Whether you mean it or not, you know that.
But no, I have learned.
I did my learning before I spoke.
Everyone can do better.
I don’t set out to cause pain,
but I see pain being caused
and I think damage being caused to women and girls,
and I just can’t sit here and not speak.
One of your critics is a trans woman named Natalie Wynn,
who goes by the name ContraPoints on YouTube,
and she made a long video essay critiquing your views
on trans issues.
And in it, she goes through how she understands bigotry,
which she breaks down into two categories,
direct bigotry and indirect bigotry.
Direct bigotry is the sort of thing that my family does,
being openly contemptuous and using slurs
and demonizing people, marginalizing people openly.
And indirect bigotry is things like
people are just asking questions.
They’re just concerned.
They’re engaging in debate.
Activists have gone too far.
Political correctness, cancel culture.
In other words, it’s the idea that there are bad actors
who can hide behind virtues or less extreme rhetoric,
but who are still undermining people’s rights.
I see this constantly,
and the most frequent example of that
is they’re pretending to be concerned about children.
It’s not about the children.
They really hate trans people.
Now, if you’re saying that indirect bigotry
is asking questions where you believe
significant harm is done, if you’re saying
indirect bigotry is standing up for women’s rights,
then you know what? Guilty as charged.
I think it is a very bad faith argument to say that people
who are asking questions are being indirect bigots
because, you know, that itself, in my view,
is a very bad faith position.
Do you think that some people do use those kinds of,
like, I guess I’m thinking here of, like, actual people
that most people would recognize as bigots?
Pretty much everyone in the world,
bar literal psychopaths and clear terrible predators,
are concerned about harm to children, okay?
So that’s a very common human trait.
It’s a human trait to want to protect the vulnerable.
And children are very vulnerable.
The trouble is, you see,
one may use concern about children
to justify other actions.
You know, QAnon felt that children
were being trafficked and raped.
One may be concerned about children and be correct.
People around Jimmy Savile,
the UK’s most famous predator,
believed children were being harmed,
but his celebrity and his ability to raise money
for charity was such that nobody wanted to look into that.
So I’m not sure it’s as simple as saying people are using it.
Some people may genuinely believe children are being harmed
and also genuinely not want anyone to be trans.
That is not my position.
You have said that you respect trans people.
You said that you would march with them,
that you think the transition is right for some people.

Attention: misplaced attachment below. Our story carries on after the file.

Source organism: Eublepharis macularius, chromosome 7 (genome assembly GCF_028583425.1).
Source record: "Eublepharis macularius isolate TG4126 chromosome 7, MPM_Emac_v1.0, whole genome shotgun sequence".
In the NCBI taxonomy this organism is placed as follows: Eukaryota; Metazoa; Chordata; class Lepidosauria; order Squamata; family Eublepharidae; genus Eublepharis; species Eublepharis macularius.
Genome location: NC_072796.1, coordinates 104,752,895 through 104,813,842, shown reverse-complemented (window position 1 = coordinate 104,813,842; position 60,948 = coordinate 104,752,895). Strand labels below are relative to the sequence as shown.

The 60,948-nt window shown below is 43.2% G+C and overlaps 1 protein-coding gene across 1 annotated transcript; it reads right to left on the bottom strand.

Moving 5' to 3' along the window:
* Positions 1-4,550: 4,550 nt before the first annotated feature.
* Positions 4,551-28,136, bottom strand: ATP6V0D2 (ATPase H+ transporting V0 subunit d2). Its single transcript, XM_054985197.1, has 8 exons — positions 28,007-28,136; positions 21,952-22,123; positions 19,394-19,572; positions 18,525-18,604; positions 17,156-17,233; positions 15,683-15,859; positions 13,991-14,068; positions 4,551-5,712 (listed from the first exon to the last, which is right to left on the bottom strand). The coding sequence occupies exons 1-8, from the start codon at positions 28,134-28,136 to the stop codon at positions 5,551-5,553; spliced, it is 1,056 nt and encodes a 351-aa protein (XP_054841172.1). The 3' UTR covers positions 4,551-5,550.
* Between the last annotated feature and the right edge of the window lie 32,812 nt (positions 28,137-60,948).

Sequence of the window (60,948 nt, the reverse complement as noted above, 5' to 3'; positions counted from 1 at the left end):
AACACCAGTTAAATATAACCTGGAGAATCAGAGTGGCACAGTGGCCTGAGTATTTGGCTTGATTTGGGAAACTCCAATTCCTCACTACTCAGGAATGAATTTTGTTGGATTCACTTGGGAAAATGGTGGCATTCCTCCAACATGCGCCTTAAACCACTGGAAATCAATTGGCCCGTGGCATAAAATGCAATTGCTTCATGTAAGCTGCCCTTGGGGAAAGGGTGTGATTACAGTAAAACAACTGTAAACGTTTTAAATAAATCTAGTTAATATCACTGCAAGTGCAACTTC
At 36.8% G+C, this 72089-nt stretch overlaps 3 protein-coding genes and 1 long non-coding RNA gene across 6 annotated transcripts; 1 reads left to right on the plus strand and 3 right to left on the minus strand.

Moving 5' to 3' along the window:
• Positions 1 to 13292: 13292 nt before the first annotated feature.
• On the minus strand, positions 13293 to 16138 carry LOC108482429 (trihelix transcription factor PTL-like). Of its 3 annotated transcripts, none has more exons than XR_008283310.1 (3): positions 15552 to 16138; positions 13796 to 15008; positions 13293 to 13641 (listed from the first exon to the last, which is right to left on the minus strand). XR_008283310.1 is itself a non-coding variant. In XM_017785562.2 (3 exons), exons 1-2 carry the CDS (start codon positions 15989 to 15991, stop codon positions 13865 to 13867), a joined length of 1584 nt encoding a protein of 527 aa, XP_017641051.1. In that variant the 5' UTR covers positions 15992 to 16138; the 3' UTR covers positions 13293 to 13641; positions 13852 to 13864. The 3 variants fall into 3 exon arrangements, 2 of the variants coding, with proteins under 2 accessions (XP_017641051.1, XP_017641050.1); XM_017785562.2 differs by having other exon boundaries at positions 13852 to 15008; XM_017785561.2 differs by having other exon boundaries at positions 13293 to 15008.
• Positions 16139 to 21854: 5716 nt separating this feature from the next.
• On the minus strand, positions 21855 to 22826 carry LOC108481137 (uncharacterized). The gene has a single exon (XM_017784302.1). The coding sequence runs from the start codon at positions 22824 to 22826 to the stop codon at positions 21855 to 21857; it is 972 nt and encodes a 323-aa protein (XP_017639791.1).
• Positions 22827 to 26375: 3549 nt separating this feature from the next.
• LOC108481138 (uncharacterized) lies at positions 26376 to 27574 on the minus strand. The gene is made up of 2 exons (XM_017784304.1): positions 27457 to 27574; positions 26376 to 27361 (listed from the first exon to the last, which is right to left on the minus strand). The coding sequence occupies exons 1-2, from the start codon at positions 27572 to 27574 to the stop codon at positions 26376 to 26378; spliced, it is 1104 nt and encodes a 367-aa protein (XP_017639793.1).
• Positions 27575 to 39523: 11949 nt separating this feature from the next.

But you also say that there’s a real difference
between biological women and trans women,
and a meaningful distinction between the two
in their experiences.
And I think some of your critics point to that and say,
you’re essentially making trans women second-class women.
You know, like, you’re almost women.
Despite all of their efforts to live in the world as women,
as what feels right and authentic to them,
you are essentially saying, I’ll treat you as a woman.
You are an honorary woman.
But this distinction that you are emphasizing,
the biological distinction that you see as being so important,
it can feel hurtful to them.
Like, they are, you know, almost a thing, but not quite.
Like, something is being held back.
Can you understand the pain that that could cause?
Yes, is the short answer. Yes, I can understand that hurt.
The thing is, women are the only group, to my knowledge,
that are being asked to embrace members of their oppressor class
unquestioningly, with no caveat.
Now, on an individual basis,
and I think many people new to this argument
would see it on that level,
because many people of my generation particularly
think that we’re talking about old-school transsexuals,
sex reassignment, because of profound gender dysphoria.
And I feel 100% compassion for such people,
and I would absolutely respect their pronouns,
always have, always will,
and would want, as I say them, to have comfortable, easy lives.
This movement, though, is pressing for something different,
This movement has argued, continues to argue,
that a man may have had no surgery whatsoever,
that he feels himself to be a woman,
the door of every woman’s bathroom, changing room,
rape centre should be open to him.
And I say no. I’m afraid I say no.
And we are in a cultural moment where that individual’s hurt
is being prioritised over the hurt of women
whose rights and boundaries are under sustained assault.
And I think it’s interesting to ask why
the pain of one group is being prioritised
over the pain of other groups.
Yeah, maybe a simpler way to ask it is that,
is there a way in your mind to respect both pains,
even though at some point obviously there’s going to be
a moment where action or decision has to be made?
I do believe that there is a way forward
in which women and girls retain their existing rights,
and trans people are properly protected.
There is a way, absolutely a way, to respect both points,
but I think we’re currently unfortunately at a place
where that is very difficult to achieve.
I believe feminists have tried very hard
to have this discussion.
How do we ensure everyone’s rights and safety?
Where does fairness lie?
For example, in issues like sport,
this one that’s getting a lot of publicity at the moment,
feminists are asking for certain spaces,
rape shelters would be a very obvious example,
to remain female only, or to have separate provision
for both groups, because I don’t know a single feminist
who doesn’t acknowledge that trans people also, of course,
are victims of sexual violence.
But at the moment, there seems to be a very